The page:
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I have a dataframe in R and wish to assess the degree to which each of my independent variables impacts the dependent variable during mixed models analysis. To do so, I've built a mixed model using only 1 independent variable, then added another independent variable and measured the change in the resulting R2 values:

library(lme4)

# Use default dataset
df <- sleepstudy

# Create function to measure r^2 values of mixed models
# See: http://stats.stackexchange.com/questions/95054/
r2.corr.mer <- function(m) {
  lmfit <-  lm(model.response(model.frame(m)) ~ fitted(m))
  summary(lmfit)$r.squared
}

# Build the models
m1 = lmer(Reaction ~ (1|Subject), data=df)
m2 = lmer(Reaction ~ Days + (1|Subject), data=df)

# Measure the r^2 values
r2.corr.mer(m1)
r2.corr.mer(m2)

In this case, I would assess Subject's impact on Reaction to be 0.44 [r2.corr.mer(m1)] and would assess Days' impact on Reaction to be 0.28 [r2.corr.mer(m2) - r2.corr.mer(m1)]. This second value accords with the R2 value one gets by running lm(Reaction ~ Days, data=df).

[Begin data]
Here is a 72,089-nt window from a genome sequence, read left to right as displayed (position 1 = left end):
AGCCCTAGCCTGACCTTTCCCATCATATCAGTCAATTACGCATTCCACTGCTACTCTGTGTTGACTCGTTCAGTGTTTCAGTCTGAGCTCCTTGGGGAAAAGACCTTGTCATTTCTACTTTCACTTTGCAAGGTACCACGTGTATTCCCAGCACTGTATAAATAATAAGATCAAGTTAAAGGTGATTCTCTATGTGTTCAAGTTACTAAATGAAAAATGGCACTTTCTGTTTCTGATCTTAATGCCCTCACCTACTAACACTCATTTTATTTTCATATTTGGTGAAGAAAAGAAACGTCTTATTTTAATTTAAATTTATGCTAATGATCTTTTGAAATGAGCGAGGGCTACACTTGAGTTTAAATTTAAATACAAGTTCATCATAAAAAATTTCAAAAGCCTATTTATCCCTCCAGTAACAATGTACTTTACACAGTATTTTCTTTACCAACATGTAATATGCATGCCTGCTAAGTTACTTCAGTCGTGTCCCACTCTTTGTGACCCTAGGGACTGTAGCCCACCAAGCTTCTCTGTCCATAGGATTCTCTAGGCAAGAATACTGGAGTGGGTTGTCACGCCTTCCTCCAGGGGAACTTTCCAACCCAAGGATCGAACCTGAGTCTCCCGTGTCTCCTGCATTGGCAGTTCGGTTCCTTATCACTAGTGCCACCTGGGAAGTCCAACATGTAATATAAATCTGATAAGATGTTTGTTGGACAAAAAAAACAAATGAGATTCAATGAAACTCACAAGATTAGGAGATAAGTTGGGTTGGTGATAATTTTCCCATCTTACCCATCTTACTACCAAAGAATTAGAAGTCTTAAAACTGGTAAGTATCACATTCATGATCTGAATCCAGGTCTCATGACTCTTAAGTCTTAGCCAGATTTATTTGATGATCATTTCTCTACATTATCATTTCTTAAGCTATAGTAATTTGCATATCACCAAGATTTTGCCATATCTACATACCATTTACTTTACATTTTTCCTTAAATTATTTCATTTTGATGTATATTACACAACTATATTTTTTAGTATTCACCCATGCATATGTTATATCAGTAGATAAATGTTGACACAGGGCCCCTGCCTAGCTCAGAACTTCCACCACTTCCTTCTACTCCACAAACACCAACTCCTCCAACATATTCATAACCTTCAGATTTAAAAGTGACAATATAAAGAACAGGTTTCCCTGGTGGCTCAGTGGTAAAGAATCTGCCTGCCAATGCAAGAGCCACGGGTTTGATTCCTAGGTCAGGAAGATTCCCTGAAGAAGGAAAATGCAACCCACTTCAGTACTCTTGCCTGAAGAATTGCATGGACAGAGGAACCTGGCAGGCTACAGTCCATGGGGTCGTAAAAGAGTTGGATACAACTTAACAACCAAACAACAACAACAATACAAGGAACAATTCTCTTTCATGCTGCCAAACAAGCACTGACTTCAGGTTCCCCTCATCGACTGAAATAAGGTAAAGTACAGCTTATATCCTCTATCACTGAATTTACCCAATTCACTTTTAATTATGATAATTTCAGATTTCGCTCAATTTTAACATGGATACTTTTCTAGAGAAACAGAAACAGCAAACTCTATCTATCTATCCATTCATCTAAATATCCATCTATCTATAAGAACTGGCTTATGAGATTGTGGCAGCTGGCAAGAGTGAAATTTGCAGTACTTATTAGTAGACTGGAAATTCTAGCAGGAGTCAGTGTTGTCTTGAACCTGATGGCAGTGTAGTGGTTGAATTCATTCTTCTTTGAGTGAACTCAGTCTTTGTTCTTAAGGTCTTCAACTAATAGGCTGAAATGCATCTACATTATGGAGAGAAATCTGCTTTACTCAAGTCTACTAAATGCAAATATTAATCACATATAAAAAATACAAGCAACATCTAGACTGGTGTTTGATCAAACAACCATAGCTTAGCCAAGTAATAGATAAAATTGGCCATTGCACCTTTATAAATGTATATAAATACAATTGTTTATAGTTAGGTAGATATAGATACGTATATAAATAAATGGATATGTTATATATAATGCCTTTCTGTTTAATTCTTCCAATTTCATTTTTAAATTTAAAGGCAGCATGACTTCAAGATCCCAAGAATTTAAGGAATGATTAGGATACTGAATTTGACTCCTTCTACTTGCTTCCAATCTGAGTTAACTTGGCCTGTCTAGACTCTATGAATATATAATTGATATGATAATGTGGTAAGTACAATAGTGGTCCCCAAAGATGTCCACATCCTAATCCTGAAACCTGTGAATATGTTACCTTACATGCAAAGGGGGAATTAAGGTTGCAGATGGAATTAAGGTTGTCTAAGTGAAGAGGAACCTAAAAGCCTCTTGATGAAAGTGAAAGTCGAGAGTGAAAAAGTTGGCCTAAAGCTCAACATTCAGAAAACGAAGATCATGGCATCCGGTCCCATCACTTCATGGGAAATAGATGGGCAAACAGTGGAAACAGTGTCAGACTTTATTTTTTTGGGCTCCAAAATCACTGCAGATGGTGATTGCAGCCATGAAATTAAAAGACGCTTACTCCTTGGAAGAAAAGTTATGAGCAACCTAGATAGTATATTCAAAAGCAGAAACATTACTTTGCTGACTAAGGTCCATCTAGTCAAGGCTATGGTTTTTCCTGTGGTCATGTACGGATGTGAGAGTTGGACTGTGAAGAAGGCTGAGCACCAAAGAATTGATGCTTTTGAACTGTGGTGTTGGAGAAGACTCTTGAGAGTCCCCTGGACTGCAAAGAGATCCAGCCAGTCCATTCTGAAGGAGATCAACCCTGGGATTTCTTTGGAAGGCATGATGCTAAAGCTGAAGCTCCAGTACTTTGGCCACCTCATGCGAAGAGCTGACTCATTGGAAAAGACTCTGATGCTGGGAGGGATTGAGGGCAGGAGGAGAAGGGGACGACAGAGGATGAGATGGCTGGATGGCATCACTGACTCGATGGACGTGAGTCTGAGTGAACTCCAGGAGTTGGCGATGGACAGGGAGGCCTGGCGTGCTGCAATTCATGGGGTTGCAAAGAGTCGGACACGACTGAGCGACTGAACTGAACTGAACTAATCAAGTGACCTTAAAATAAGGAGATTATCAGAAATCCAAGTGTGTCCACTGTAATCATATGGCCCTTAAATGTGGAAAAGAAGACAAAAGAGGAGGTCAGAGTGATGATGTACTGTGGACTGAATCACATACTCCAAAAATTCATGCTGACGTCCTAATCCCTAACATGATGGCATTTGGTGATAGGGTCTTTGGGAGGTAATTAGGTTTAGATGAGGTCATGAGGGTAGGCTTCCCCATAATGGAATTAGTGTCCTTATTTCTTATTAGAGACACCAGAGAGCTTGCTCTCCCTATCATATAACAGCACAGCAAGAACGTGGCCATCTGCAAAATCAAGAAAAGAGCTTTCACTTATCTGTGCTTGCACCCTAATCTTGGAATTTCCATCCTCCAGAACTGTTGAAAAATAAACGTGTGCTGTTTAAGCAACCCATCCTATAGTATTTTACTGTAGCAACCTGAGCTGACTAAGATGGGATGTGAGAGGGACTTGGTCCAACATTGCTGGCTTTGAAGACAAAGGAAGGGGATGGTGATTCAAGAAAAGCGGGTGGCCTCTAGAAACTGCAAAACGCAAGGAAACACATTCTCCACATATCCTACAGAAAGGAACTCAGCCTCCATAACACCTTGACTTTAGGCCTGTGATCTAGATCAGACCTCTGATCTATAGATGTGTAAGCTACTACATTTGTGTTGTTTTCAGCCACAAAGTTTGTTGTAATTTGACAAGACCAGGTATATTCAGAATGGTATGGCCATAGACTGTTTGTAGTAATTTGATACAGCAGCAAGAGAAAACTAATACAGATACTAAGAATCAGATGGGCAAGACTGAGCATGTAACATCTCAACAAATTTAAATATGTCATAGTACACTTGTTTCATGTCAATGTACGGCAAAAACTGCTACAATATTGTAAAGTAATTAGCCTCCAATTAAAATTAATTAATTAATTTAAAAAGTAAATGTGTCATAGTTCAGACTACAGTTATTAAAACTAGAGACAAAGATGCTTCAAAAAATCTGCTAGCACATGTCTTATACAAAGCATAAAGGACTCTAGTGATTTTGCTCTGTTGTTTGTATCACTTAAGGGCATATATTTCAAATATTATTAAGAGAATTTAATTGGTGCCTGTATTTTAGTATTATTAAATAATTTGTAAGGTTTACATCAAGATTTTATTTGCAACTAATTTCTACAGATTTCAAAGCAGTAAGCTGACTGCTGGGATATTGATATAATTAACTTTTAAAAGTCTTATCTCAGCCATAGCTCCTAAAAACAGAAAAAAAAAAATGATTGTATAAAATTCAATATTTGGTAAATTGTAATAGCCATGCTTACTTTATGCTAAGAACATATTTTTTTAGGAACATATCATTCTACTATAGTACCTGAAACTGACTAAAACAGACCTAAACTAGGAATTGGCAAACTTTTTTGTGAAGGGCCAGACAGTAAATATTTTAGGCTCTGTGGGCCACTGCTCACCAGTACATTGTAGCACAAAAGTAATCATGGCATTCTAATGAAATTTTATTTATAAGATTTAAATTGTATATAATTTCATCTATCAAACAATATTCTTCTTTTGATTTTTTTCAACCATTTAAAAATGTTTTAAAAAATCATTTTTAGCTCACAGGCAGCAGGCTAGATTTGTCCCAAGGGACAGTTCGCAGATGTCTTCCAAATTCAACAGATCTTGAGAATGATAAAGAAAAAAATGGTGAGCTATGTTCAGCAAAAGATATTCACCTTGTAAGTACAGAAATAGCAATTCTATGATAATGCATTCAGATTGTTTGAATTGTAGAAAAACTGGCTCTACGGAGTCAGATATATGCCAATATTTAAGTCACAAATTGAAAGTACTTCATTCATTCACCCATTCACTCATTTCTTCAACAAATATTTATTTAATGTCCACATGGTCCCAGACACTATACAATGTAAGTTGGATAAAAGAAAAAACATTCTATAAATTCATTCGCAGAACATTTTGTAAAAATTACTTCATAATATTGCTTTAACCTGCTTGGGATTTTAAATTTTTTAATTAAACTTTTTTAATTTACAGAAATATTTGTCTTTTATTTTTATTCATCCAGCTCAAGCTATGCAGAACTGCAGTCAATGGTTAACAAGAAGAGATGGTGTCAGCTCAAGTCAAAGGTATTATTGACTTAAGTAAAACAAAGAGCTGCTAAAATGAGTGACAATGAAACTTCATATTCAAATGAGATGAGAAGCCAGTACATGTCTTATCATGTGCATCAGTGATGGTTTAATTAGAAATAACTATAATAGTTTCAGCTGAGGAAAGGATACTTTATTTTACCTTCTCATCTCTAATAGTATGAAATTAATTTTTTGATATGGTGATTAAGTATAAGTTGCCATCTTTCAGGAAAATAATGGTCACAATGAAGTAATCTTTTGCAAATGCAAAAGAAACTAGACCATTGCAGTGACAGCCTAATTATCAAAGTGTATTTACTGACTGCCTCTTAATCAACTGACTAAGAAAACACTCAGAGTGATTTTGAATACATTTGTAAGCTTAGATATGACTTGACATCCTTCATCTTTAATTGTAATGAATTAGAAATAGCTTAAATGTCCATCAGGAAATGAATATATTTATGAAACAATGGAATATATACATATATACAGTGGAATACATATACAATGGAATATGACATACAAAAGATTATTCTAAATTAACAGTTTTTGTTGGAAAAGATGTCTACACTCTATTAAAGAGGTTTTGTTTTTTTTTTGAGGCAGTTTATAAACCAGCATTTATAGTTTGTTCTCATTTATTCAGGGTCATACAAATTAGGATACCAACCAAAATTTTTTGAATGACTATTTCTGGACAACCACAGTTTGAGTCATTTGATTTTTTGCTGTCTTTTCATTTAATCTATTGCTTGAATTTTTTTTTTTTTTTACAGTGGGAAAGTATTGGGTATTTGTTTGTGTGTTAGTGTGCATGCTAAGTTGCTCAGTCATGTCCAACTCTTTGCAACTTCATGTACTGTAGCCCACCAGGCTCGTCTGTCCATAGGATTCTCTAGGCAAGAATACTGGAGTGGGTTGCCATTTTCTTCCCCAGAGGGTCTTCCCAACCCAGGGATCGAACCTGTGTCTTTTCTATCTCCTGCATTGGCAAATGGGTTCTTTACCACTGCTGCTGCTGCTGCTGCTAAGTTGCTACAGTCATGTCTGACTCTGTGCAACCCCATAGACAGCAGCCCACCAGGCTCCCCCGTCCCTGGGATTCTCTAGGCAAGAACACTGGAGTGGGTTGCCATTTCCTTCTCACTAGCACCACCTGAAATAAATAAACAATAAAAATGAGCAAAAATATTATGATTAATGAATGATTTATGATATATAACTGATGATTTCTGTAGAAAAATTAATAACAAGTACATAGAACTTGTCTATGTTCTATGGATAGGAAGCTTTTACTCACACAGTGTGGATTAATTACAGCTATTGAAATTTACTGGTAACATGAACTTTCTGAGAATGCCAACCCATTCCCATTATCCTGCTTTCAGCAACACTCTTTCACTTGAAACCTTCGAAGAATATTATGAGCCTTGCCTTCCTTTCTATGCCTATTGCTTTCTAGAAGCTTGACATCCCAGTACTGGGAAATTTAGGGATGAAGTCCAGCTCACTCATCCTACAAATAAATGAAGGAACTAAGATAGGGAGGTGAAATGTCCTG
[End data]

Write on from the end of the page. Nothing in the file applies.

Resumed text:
My question is: Is it legitimate to measure the degree to which independent variables impact the dependent variable by measuring changes in the R2 value as described above, assuming that there are no interaction terms in the model (i.e. assuming one uses only + to join independent variables)? If this is not legitimate, what is the ideal way to measure the degree to which each independent variable accounts for the variance in the dependent variable? I would be grateful for any advice others can offer on this question.

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